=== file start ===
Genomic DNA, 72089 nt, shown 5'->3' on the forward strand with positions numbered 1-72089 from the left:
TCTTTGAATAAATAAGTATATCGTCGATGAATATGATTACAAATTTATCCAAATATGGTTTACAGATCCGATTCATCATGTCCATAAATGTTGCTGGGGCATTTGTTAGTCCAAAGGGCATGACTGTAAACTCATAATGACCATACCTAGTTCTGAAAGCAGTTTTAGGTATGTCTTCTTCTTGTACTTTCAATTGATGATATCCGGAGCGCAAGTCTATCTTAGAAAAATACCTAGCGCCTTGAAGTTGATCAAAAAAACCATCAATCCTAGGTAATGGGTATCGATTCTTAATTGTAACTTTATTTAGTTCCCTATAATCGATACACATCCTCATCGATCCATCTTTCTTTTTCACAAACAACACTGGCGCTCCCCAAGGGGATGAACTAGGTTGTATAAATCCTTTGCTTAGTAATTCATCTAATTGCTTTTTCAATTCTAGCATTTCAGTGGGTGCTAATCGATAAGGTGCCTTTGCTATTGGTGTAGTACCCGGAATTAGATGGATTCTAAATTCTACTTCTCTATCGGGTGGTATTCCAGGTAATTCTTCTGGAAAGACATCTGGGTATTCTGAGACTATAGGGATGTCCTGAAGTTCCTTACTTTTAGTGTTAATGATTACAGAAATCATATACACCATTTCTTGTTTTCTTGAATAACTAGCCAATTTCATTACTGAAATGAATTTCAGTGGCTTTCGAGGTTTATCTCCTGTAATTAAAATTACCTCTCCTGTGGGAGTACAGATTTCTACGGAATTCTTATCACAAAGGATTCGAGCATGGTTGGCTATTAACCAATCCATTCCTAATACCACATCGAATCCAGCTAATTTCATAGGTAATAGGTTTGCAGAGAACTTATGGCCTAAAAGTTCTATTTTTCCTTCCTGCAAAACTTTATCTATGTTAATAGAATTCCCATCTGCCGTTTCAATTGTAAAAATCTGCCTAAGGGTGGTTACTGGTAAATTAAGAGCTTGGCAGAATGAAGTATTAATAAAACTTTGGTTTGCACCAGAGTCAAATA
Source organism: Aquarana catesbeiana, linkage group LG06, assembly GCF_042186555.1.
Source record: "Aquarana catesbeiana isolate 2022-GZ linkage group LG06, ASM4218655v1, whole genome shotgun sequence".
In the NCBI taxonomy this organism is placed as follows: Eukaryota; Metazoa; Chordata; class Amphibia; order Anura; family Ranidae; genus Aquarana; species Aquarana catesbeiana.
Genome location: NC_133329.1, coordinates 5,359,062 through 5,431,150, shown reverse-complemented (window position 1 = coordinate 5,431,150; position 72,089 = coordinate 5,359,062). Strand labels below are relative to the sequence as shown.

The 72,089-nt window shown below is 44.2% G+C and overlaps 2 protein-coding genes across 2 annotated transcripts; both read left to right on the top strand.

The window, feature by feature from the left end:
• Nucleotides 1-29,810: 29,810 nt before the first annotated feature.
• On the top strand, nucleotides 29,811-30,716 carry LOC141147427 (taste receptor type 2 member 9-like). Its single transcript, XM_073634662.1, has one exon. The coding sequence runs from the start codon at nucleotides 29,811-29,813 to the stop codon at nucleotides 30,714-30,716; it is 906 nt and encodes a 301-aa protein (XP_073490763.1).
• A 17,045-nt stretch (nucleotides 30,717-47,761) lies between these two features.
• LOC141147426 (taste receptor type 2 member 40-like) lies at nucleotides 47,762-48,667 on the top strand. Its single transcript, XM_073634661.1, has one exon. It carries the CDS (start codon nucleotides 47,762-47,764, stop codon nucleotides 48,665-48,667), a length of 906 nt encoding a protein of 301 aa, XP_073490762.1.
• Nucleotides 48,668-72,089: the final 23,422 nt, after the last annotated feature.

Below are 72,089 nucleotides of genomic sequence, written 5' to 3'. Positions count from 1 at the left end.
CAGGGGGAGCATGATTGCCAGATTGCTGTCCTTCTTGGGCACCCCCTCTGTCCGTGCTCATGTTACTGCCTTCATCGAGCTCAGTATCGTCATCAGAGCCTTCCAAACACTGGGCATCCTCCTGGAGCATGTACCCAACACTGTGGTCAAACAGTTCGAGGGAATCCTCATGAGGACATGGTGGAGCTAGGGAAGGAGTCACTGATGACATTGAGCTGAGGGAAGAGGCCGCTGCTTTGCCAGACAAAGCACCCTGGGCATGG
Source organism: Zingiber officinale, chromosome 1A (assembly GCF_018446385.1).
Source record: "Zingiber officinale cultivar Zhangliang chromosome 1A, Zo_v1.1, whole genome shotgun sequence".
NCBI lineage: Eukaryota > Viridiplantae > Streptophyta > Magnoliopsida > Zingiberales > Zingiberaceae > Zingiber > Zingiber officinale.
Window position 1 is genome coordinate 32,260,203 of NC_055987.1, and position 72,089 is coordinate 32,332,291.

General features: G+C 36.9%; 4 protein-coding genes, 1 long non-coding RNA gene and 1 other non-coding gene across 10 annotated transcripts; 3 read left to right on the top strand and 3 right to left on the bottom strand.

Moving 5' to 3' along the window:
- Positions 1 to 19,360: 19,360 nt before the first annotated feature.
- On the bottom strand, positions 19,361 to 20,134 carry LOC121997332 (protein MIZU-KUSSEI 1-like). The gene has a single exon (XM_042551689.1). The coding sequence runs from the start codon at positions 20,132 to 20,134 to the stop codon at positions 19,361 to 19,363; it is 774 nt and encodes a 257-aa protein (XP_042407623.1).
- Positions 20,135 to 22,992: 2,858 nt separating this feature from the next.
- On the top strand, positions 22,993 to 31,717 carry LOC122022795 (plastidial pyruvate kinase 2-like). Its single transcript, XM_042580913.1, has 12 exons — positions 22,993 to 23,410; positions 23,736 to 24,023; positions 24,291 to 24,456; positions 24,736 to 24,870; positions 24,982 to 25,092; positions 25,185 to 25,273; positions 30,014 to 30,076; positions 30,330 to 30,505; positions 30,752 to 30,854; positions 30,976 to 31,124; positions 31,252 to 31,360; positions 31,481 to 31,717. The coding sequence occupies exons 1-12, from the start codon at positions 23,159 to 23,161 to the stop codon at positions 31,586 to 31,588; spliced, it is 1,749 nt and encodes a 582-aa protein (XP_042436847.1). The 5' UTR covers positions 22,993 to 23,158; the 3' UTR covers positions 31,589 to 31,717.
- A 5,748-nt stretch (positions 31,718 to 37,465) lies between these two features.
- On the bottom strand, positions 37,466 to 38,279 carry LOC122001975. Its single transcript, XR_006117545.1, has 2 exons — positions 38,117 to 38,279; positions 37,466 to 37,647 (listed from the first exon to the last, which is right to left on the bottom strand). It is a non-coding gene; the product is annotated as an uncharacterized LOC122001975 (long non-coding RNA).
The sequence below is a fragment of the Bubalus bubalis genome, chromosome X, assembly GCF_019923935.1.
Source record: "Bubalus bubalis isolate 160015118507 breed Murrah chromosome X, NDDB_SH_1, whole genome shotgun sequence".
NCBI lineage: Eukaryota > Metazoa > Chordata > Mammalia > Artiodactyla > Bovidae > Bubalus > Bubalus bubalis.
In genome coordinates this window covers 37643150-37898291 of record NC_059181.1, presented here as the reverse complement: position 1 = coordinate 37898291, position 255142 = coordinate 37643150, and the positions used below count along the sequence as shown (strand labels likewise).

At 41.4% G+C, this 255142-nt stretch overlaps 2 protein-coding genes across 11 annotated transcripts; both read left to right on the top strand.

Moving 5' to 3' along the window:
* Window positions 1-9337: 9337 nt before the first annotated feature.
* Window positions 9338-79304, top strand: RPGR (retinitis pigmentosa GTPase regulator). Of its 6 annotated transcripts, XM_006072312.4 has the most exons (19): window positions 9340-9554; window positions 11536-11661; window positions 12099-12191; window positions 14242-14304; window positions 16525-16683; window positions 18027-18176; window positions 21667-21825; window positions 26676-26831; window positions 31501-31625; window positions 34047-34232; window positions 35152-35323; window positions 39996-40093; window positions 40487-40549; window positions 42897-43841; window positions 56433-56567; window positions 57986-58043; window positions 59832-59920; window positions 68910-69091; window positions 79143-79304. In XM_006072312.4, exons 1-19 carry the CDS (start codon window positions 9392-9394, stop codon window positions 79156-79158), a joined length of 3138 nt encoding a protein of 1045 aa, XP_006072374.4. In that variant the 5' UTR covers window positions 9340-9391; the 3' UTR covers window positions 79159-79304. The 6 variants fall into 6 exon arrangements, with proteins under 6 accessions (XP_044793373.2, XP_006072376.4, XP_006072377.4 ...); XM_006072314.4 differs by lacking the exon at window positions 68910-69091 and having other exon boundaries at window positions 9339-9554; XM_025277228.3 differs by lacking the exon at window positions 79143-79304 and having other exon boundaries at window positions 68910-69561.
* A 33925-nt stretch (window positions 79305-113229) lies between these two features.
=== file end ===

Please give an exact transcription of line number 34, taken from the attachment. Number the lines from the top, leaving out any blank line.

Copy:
* Window positions 1-9337: 9337 nt before the first annotated feature.